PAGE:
flexible, agreement-by-consensus approach into individualistic, accountable, inflexible, top-down contexts, we will be laying grounds for a clash of objectives. Proper consideration of differences and cultural calibration of ideas, no matter how good they may be, are essential.
On balance, it might be argued that these are the best of the times and the worst of the times for CRM. CRM has established itself as a central protagonist of the aviation system, and it has become an international training requirement mandated by ICAO. However, as the numerous warnings flags raised in this chapter attest, there are very good reasons to plan the future of CRM with critical intelligence. Effective CRM training requires dropping the piecemeal strategies largely favored in the past in favor of a system approach, because implementing CRM does not only mean training pilots, controllers, or mechanics, but developing the organization. The notion that CRM is another tool to improve organizational effectiveness has transcended "traditional" operational boundaries, and has gradually started to be acknowledged by those in "high places" ( Harper, 1995). This encouraging development must continue to gain momentum.
The imbalance of priorities and possibilities among different contexts remains a serious obstacle to the globalization of CRM as it exists today. This situation is closely related to the cross-cultural issues discussed in this chapter, and it will acquire particular relevance as airlines start implementing CRM training in response to the ICAO requirement in Annex 6. Nothing could be more distanced from reality than assuming that because CRM--as we know it--has worked in the United States, it will work anywhere. This does not imply that the basic principles underlying CRM are not of universal value--CRM is indeed a global concept. It is merely a reminder that the contents of the package with the basic principles might need to be substantially different.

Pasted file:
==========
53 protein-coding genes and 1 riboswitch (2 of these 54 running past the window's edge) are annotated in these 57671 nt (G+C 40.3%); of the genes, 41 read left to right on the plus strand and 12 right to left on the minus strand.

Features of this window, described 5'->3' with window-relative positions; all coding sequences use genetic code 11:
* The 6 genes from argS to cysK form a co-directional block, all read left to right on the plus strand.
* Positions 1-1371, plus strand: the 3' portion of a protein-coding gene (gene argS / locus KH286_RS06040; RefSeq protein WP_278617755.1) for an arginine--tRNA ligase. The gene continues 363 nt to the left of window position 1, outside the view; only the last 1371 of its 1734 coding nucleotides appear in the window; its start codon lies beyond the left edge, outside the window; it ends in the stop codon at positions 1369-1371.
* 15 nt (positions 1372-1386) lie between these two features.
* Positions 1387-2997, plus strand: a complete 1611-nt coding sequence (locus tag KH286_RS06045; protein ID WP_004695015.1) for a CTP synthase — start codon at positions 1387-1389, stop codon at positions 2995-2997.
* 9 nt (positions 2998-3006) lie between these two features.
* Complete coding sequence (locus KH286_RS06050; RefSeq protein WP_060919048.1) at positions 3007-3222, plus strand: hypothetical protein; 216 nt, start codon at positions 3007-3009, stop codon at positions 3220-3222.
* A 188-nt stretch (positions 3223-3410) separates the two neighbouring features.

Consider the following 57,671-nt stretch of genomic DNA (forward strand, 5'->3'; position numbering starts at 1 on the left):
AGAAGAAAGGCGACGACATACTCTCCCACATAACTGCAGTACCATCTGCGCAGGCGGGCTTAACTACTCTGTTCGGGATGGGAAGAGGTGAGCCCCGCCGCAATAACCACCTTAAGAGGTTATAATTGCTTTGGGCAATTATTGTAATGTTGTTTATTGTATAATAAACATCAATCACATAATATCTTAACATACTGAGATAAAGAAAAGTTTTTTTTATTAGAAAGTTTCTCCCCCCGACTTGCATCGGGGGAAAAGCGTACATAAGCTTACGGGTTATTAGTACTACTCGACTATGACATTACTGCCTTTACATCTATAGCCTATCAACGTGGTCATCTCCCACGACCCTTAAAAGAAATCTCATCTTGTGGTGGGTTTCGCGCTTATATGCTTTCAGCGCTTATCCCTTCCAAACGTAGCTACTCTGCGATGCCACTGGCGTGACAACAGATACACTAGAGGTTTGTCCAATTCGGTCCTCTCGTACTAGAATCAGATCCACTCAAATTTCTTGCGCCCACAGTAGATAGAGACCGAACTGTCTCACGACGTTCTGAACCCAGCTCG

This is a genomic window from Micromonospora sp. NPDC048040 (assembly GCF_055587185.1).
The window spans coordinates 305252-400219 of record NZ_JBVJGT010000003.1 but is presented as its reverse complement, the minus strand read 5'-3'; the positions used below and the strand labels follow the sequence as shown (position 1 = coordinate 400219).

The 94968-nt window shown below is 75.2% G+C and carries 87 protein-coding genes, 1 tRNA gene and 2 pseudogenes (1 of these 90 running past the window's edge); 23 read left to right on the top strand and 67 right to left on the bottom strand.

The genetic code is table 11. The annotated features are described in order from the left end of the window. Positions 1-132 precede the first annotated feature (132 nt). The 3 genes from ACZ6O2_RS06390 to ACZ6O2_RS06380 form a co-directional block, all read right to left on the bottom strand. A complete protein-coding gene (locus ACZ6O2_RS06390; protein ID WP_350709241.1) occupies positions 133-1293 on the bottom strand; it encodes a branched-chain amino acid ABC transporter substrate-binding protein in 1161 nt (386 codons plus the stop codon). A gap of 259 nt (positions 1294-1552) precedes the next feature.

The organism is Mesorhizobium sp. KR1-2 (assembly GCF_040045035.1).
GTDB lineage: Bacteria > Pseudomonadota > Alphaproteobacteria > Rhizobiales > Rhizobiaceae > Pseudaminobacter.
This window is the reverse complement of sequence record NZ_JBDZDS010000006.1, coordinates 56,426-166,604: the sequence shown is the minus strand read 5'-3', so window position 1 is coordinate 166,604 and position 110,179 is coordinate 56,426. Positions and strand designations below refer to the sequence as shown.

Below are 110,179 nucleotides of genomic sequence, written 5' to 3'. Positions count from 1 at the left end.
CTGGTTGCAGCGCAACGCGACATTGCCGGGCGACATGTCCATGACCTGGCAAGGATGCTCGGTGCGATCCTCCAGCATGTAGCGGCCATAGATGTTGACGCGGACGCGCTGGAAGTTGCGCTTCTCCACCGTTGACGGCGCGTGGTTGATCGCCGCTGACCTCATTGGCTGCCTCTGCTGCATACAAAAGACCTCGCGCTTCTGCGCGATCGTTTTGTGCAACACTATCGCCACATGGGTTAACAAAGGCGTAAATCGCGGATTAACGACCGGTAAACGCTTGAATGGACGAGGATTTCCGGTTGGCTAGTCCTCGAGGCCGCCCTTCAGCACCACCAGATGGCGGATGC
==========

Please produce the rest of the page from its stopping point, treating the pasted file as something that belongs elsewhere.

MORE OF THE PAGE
Airlines within the "industrial belt" of the aviation community are dealing with "rocket science" CRM, while others not fortunate enough to have their headquarters located within this belt are still struggling with "CRM 101." The integration of flight and cabin crew CRM training is an example. As a consequence of safety studies and recommendations in accident reports, it has become the focus of attention of several major airlines ( Vandermark, 1991). On the other hand, Dahlburg ( 1995) reported that pilots in India have refused to fly with senior flight attendants who receive larger salaries than some junior co-pilots. The pilots' view expresses indignation that "they compare a co-pilot to someone who only serves coffee and tea and keeps the passengers comfortable." The dispute has reached a point where flight attendants have been put off of a number of flights. Would "American" CRM find breeding grounds within this organizational context? Faizi's plea for consideration of contexts, Johnston's doubts about the suitability of existing CRM to some cultures, and Merritt's concerns about cultural imperialism are clear reminders that frontiers exist not only to provide a means of living for customs and immigration officers.
Any discussion on cultural issues associated to the transfer of technology has sensitive overtones, some of which have been discussed in this chapter. One major airline continues to challenge the Boeing's statistics on regional accident rates mentioned earlier, arguing that although an airline may have a clean record, because the airline